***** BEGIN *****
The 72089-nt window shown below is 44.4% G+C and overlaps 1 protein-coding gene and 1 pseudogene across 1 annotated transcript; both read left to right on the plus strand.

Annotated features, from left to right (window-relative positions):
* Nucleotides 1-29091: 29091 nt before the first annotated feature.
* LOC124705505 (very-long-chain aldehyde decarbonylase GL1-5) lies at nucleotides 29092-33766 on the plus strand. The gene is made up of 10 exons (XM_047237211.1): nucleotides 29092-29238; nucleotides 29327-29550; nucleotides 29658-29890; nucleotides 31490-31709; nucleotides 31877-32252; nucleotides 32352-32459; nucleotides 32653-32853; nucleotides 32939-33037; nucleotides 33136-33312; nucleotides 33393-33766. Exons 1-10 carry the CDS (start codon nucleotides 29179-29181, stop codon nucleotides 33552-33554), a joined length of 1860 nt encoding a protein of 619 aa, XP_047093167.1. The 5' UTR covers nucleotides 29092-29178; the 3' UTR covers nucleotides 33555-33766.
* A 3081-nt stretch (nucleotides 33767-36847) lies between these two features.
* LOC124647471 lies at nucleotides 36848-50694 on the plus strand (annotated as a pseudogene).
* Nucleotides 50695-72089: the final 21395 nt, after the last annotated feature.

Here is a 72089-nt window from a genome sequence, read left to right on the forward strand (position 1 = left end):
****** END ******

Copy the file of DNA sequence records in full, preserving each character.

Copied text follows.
The 72089-nt window shown below is 44.4% G+C and overlaps 1 protein-coding gene and 1 pseudogene across 1 annotated transcript; both read left to right on the plus strand.

Annotated features, from left to right (window-relative positions):
* Nucleotides 1-29091: 29091 nt before the first annotated feature.
* LOC124705505 (very-long-chain aldehyde decarbonylase GL1-5) lies at nucleotides 29092-33766 on the plus strand. The gene is made up of 10 exons (XM_047237211.1): nucleotides 29092-29238; nucleotides 29327-29550; nucleotides 29658-29890; nucleotides 31490-31709; nucleotides 31877-32252; nucleotides 32352-32459; nucleotides 32653-32853; nucleotides 32939-33037; nucleotides 33136-33312; nucleotides 33393-33766. Exons 1-10 carry the CDS (start codon nucleotides 29179-29181, stop codon nucleotides 33552-33554), a joined length of 1860 nt encoding a protein of 619 aa, XP_047093167.1. The 5' UTR covers nucleotides 29092-29178; the 3' UTR covers nucleotides 33555-33766.
* A 3081-nt stretch (nucleotides 33767-36847) lies between these two features.
* LOC124647471 lies at nucleotides 36848-50694 on the plus strand (annotated as a pseudogene).
* Nucleotides 50695-72089: the final 21395 nt, after the last annotated feature.

Here is a 72089-nt window from a genome sequence, read left to right on the forward strand (position 1 = left end):